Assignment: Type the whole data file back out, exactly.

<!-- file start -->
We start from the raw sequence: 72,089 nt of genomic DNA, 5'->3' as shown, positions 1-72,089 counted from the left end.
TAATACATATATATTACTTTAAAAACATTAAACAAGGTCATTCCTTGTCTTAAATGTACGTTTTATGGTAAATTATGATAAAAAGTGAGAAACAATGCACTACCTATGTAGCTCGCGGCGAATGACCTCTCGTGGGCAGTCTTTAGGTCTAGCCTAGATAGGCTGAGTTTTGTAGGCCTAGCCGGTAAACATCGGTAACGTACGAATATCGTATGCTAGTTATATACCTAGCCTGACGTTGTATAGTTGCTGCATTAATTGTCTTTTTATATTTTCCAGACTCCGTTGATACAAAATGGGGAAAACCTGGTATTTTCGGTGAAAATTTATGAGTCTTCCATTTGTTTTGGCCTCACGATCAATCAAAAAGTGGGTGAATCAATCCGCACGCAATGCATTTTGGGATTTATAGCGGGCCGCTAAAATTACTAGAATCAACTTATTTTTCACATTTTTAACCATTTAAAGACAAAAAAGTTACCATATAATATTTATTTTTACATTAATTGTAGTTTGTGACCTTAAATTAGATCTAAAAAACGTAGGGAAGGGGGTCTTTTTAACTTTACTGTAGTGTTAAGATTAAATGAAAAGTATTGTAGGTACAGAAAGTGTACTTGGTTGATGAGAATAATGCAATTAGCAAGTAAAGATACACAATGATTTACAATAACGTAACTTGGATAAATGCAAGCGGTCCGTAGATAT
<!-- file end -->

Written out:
We start from the raw sequence: 72,089 nt of genomic DNA, 5'->3' as shown, positions 1-72,089 counted from the left end.
TAATACATATATATTACTTTAAAAACATTAAACAAGGTCATTCCTTGTCTTAAATGTACGTTTTATGGTAAATTATGATAAAAAGTGAGAAACAATGCACTACCTATGTAGCTCGCGGCGAATGACCTCTCGTGGGCAGTCTTTAGGTCTAGCCTAGATAGGCTGAGTTTTGTAGGCCTAGCCGGTAAACATCGGTAACGTACGAATATCGTATGCTAGTTATATACCTAGCCTGACGTTGTATAGTTGCTGCATTAATTGTCTTTTTATATTTTCCAGACTCCGTTGATACAAAATGGGGAAAACCTGGTATTTTCGGTGAAAATTTATGAGTCTTCCATTTGTTTTGGCCTCACGATCAATCAAAAAGTGGGTGAATCAATCCGCACGCAATGCATTTTGGGATTTATAGCGGGCCGCTAAAATTACTAGAATCAACTTATTTTTCACATTTTTAACCATTTAAAGACAAAAAAGTTACCATATAATATTTATTTTTACATTAATTGTAGTTTGTGACCTTAAATTAGATCTAAAAAACGTAGGGAAGGGGGTCTTTTTAACTTTACTGTAGTGTTAAGATTAAATGAAAAGTATTGTAGGTACAGAAAGTGTACTTGGTTGATGAGAATAATGCAATTAGCAAGTAAAGATACACAATGATTTACAATAACGTAACTTGGATAAATGCAAGCGGTCCGTAGATAT